JUDY WOODRUFF: Finally tonight: the remarkable career of an entertainment legend.
Actress Rita Moreno has put her life story into a new book.
Ray Suarez caught up with her yesterday.
RAY SUAREZ: Born Rosita Dolores Alverio in small-town Puerto Rico in the midst of the Great Depression, Moreno headed to work as an entertainer at 13 and was on Broadway and in Hollywood before she was 20. She was awarded the Presidential Medal of Freedom by President George W. Bush in 2004, and the National Medal of the Arts by President Obama in 2009. The Library of Congress has called her a living legend.
She is one of the few performers in history to win an Emmy, a Grammy, a Tony, and an Oscar. Now, after a long career and a long life, Rita Moreno can take the long view, and she does that in her new self-titled memoir.
Rita Moreno, great to see you.
RITA MORENO: You, too, Ray.
RAY SUAREZ: I sat down with Moreno in Washington. She says, for today's Rositas, breaking in is still hard.
RITA MORENO: It's different. It's different, and it's better.
But, you know, I have to say -- and I'm quoting Ricardo Montalban, who really said it best a number of years ago, but it's still -- it's still apt.
He said, the door is ajar, and it's a big, heavy door, too. So, if you're going to look for opportunities, you're going to have to have some strength to push that more open. It's certainly better, and it's wonderful to see more Hispanic names on the professional scene, from my end, in show business.
But I'm still waiting to see an actor or actress of Hispanic descent being offered a role that is worthy perhaps of an Oscar nomination. I have talked to a lot of young people, and I always do. It's a part of my modus vivendi. And the one thing they always ask is, well, why are you the only one?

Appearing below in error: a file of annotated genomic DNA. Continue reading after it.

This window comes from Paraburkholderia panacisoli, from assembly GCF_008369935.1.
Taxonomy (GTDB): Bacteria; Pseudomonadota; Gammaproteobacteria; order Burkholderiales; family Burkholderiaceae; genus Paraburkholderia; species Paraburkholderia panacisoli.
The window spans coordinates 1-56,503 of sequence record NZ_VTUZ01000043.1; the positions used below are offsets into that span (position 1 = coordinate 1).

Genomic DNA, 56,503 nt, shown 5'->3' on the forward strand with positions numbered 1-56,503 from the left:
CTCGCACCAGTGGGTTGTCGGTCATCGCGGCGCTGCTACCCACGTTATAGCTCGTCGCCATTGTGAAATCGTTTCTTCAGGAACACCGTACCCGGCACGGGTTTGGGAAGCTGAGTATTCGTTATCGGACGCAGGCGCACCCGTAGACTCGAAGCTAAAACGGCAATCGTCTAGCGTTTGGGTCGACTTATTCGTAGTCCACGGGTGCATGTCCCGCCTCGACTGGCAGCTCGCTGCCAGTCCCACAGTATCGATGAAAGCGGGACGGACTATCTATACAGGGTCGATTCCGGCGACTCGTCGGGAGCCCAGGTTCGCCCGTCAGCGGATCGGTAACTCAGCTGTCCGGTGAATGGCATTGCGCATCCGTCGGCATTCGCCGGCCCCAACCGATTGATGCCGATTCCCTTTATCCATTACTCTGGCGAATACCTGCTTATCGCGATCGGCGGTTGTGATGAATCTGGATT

And I really don't think it's that complicated. I think it is because I don't think the -- our people, our actors have yet gotten something that's really very, very strong and meaningful.
RAY SUAREZ: Moreno learned the hard way how being different in Hollywood could shape or deform a career. In the PBS documentary series “Latino Americans,” she told of being pushed into role after role as an all-purpose ethnic, peasant clothes and hoop earrings, brown makeup, speaking a language you might call not from here.
RITA MORENO: I have played Polynesian. I have played an Arabian girl. I played an East Indian girl. And what was so confusing about that, which I mention in my book, is that I assumed I had to have an accent.
Nobody said anything, so I made up what I call the universal ethnic accent, and they all sounded alike. It didn't matter who I was playing. Polynesian? They would all talk like this.
RAY SUAREZ: Moreno, now 81, sees today's performers as more free to be themselves, less often forced to play to stereotype, and she's glad.
RITA MORENO: What happens is that you begin to live a double life, your life at home with mommy and poppy and your friends, and your life out there where -- and I did. I accommodated that almost completely, because I really believed that that's how it had to be.
I'm no longer ashamed of it. I was for many, many years, especially during the years when I was dissembling that way. But I didn't know any other way to do, any other way to be. And I wore too much makeup, and I did all of that Conchita-Lolita stuff. You know, I wore very tight dresses and then would be offended when -- when men would make remarks about me.
RAY SUAREZ: Moreno told me she's always been an optimist. She says the doors are opening, if slowly, to the professions, to positions of power, to influence in the culture in a way she couldn't have imagined when she was young.
RITA MORENO: I think it has changed.
As I said earlier, the door is certainly more open than it was for us. And when I say us, I'm really speaking of so many other people. I mean, let's face it. How often do you see an Asian face in films and television? They are practically invisible. Now and then, you will get one, and, interestingly, he gets the role of a scientist. Isn't that interesting?
Well, at least he's not a spitfire. Right? He's not wearing, or she, off-the-shoulder clothes. Yes, it's changed, and it's good, but I think -- I don't think that a lot of people think of us as contributors to the culture of this country.
RAY SUAREZ: Rita Moreno is the author of "Rita Moreno: Memoir."
Great to talk to you.
RITA MORENO: Thank you.
JUDY WOODRUFF: She's an inspiration to all of us.
GWEN IFILL: I want to be her when I grow up.
JUDY WOODRUFF: Me, too.
The final installment in the series "Latino Americans" runs tonight on PBS.